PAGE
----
I come from an African community in south south Nigeria where women are seen as useful; as wives, care givers and for family multiplication. Girls are a delight for their deligence in domestic chores until they are married off with bounties from in -laws. The role of girls and women have been so defined even in political participation only to vote. Since Nigeria's independence in 1960, women in my community have been voting but none ever ventured to seek elective post. Not because they do not have what it takes, because they have been conditioned to accept that political office is not for them. I was worried by this and began a movement in 2012 called 'Esan Women Movement' with the aim of breaking cultural barriers to women political participation and calling for equal opportunity for women in voting and being voted for. While mobilising, sensitising and motivating the women on their political rights, I involved the men on the issue but they laughed and mocked the idea claiming women cannot lead men in politics. I went further to mobilize young girls to contest as ward counsellors, they all declined for fear of their fathers, fear of violence and fear of "no woman has ever sought elective position before". In 2013 during our local government election seeing no woman was ready to contest, I mobilised the women to agitate for appointive positions. This yielded little as a handful of women made the list. As Nigeria's 2015 general elections drew near, in 2014, I tried talking to the women to believe in themselves to participate but the responses were the same. In my dilemma I realised I was like the women too. What is stopping me from contesting? We have seen political participation as a mystery and this needs to be demistified. I began to consult with women groups and my political party on my interest in contesting for the Edo State House of Assembly. It was a tall ambition coming from a woman who was yet to cut her teeth in politics; and coming from a patriarchal culture of the Esan tribe. From my declaration, to my campaigns and the primaries it was a huge battle. I was mocked, plotted against, threatened to step down, called all sort of names. Women were told to aviod me or else they will be sent packing from their matrimonial homes . I exhausted my savings, energy and goodlooks. I began to borrow from my mother's rural cooperative to meet up. I did all that was required by the electoral body. I was interviewed and cleared for the primaries. I was challenged during the interview for contesting. I almost backed down, but each time I remembered that no woman has ever ventured into the political space to lead, I encourage myself to get to the end. At each campaign ground after my speech the men would rise to shake my hands and wished I was a man that I would have been their choice. The political leaders told me in confidence that they know I could represent the people but their hands were tied. The women wanted a change and saw me as that change. But then they are not their own owners in a society where husbands watches their wives and daughters at polling unit and monitors their votes. The night to my primaries I was approached by various persons to step down or be put to shame. I received all manner of threats. By morning all my followers disappeared and only two men went with me to the local government headquarters for the primaries. At the end of the primaries, of the 300 votes from the 300 delegates men and women, I only got ONE VOTE. Yes one vote and till date the most celebrated vote by all. I became a instant reference point. I am still celebrating my ONE VOTE because as a woman from my ward Ugboha in Esan South East Local Government, Edo state, I finally broke the yoke of non female participation in elective positions. I have demistified political participation and I am able to motivate women and girls better from my experience. Men honour me now and secretly come to me to say their wives should work with me. I am accorded a lot of respect any where I go even by those who threatened me to step down. I did not make it from aspirant to candidate but I made it for the women of my community, I won for all women. I won because women can now participate in politics in my community despite the odds.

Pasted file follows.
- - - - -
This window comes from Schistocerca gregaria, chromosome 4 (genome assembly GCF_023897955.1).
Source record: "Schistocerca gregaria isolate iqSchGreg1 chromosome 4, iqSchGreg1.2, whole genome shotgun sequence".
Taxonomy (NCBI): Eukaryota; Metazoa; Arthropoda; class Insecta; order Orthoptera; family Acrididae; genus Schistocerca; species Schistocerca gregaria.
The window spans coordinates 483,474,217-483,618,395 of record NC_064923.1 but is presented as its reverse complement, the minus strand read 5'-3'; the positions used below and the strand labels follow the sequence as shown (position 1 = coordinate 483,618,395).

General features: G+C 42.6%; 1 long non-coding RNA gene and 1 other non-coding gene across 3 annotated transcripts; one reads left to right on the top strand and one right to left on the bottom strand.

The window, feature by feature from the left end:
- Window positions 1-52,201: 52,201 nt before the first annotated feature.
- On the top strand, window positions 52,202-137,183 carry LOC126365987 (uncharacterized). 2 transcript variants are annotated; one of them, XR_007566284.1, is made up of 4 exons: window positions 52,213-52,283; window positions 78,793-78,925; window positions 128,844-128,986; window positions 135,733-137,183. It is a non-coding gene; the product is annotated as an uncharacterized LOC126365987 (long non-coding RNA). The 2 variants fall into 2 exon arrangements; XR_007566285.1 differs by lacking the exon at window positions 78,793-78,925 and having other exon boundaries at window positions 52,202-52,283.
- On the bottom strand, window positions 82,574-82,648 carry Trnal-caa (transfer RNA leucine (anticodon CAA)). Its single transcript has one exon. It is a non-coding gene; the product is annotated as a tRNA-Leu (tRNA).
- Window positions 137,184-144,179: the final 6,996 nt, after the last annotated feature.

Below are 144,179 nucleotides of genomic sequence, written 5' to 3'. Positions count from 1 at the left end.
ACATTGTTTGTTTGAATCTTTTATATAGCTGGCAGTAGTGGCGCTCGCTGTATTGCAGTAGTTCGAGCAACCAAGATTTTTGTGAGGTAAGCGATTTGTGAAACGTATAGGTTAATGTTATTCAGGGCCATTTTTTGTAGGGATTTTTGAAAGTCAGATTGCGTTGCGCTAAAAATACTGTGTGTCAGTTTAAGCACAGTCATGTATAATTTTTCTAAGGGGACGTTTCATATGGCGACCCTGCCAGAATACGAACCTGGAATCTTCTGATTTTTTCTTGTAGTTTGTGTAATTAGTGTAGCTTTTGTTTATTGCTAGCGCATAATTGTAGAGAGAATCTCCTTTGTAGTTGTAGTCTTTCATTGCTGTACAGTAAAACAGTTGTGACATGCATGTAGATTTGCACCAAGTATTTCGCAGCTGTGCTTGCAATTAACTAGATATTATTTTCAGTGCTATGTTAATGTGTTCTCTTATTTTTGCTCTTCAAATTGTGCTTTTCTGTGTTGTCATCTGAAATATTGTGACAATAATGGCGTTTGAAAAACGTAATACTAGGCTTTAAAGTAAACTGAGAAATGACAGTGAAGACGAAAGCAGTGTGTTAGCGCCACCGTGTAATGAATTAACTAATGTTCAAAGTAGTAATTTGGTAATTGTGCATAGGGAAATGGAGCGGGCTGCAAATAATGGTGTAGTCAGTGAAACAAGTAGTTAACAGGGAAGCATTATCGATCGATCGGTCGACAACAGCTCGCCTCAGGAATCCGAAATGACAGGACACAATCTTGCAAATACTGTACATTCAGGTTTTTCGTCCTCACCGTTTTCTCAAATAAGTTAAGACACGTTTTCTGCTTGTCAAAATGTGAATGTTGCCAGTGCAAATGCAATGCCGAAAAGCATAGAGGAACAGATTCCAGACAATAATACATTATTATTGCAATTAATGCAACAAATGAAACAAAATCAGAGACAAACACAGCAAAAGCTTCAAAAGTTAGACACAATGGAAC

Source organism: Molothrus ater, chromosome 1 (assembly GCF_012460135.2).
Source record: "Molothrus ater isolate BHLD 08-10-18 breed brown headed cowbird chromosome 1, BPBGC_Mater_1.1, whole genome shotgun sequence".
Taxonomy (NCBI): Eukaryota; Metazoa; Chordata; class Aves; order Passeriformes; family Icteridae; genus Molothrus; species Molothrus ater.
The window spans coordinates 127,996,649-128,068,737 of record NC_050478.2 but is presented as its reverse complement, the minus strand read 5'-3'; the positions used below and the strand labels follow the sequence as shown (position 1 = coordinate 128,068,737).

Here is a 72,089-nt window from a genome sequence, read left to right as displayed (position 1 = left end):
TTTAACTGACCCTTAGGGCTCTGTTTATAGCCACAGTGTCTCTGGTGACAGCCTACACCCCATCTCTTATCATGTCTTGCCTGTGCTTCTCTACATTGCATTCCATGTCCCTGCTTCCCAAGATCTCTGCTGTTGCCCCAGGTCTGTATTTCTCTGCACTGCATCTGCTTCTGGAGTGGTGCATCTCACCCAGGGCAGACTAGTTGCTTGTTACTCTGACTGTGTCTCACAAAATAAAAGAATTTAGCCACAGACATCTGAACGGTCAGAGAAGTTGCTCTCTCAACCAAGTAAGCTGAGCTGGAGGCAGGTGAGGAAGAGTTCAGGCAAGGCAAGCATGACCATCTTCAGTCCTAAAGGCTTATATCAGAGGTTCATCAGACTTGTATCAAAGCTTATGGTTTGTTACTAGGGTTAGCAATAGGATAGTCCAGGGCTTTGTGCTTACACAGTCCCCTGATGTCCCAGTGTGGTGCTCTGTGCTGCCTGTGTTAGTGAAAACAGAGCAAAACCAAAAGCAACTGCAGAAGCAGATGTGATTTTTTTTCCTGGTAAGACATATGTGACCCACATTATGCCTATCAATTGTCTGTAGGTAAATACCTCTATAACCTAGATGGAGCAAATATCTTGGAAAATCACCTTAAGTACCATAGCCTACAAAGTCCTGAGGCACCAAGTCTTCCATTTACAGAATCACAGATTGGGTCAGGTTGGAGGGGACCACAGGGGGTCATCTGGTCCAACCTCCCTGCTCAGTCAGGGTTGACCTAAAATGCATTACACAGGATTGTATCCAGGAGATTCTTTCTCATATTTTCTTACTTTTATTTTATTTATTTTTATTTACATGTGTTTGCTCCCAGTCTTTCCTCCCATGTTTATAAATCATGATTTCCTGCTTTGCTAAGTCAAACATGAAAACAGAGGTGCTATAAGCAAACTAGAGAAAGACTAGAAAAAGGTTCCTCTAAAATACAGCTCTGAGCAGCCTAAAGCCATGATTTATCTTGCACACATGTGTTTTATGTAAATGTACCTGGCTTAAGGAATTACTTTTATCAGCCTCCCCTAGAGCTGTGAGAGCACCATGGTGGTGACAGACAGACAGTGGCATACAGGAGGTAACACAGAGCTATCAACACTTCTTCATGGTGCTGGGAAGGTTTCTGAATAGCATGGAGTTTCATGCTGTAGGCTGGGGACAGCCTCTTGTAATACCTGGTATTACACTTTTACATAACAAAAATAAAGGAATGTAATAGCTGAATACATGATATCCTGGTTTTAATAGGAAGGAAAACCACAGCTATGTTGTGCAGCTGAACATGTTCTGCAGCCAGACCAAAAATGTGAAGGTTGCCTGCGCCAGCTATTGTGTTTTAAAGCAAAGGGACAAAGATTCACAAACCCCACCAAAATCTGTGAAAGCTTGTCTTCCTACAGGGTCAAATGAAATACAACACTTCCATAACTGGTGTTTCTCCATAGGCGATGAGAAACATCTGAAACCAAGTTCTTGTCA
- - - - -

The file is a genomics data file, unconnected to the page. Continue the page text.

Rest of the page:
Take action! This post was submitted in response to The Path to Participation Initiative from World Pulse and No Ceilings.